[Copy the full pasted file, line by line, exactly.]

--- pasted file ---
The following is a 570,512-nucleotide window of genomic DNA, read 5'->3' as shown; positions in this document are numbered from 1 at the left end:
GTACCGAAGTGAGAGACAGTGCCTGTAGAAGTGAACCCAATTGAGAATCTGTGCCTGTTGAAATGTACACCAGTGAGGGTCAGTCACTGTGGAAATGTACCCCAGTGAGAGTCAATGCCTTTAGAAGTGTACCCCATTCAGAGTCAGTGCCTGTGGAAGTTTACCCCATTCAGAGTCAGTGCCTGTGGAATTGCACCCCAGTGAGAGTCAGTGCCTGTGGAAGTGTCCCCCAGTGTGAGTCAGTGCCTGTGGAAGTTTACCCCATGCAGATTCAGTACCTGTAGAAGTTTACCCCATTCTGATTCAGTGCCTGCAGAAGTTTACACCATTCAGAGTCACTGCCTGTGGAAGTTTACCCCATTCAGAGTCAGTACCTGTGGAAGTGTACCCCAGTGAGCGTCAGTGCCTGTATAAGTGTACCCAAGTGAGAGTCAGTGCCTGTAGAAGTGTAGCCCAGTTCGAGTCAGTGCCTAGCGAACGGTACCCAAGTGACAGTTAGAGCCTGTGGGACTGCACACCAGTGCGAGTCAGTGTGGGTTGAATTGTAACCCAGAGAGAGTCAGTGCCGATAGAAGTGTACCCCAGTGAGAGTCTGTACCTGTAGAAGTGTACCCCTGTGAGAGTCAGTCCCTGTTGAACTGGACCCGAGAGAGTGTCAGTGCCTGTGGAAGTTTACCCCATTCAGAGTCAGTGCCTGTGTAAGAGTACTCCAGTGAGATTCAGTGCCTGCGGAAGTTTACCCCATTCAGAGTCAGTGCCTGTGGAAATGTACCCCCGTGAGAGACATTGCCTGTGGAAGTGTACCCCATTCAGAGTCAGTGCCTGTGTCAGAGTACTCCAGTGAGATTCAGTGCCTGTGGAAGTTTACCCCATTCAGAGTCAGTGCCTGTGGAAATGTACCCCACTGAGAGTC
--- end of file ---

The following is a 570,512-nucleotide window of genomic DNA, read 5'->3' as shown; positions in this document are numbered from 1 at the left end:
GTACCGAAGTGAGAGACAGTGCCTGTAGAAGTGAACCCAATTGAGAATCTGTGCCTGTTGAAATGTACACCAGTGAGGGTCAGTCACTGTGGAAATGTACCCCAGTGAGAGTCAATGCCTTTAGAAGTGTACCCCATTCAGAGTCAGTGCCTGTGGAAGTTTACCCCATTCAGAGTCAGTGCCTGTGGAATTGCACCCCAGTGAGAGTCAGTGCCTGTGGAAGTGTCCCCCAGTGTGAGTCAGTGCCTGTGGAAGTTTACCCCATGCAGATTCAGTACCTGTAGAAGTTTACCCCATTCTGATTCAGTGCCTGCAGAAGTTTACACCATTCAGAGTCACTGCCTGTGGAAGTTTACCCCATTCAGAGTCAGTACCTGTGGAAGTGTACCCCAGTGAGCGTCAGTGCCTGTATAAGTGTACCCAAGTGAGAGTCAGTGCCTGTAGAAGTGTAGCCCAGTTCGAGTCAGTGCCTAGCGAACGGTACCCAAGTGACAGTTAGAGCCTGTGGGACTGCACACCAGTGCGAGTCAGTGTGGGTTGAATTGTAACCCAGAGAGAGTCAGTGCCGATAGAAGTGTACCCCAGTGAGAGTCTGTACCTGTAGAAGTGTACCCCTGTGAGAGTCAGTCCCTGTTGAACTGGACCCGAGAGAGTGTCAGTGCCTGTGGAAGTTTACCCCATTCAGAGTCAGTGCCTGTGTAAGAGTACTCCAGTGAGATTCAGTGCCTGCGGAAGTTTACCCCATTCAGAGTCAGTGCCTGTGGAAATGTACCCCCGTGAGAGACATTGCCTGTGGAAGTGTACCCCATTCAGAGTCAGTGCCTGTGTCAGAGTACTCCAGTGAGATTCAGTGCCTGTGGAAGTTTACCCCATTCAGAGTCAGTGCCTGTGGAAATGTACCCCACTGAGAGTC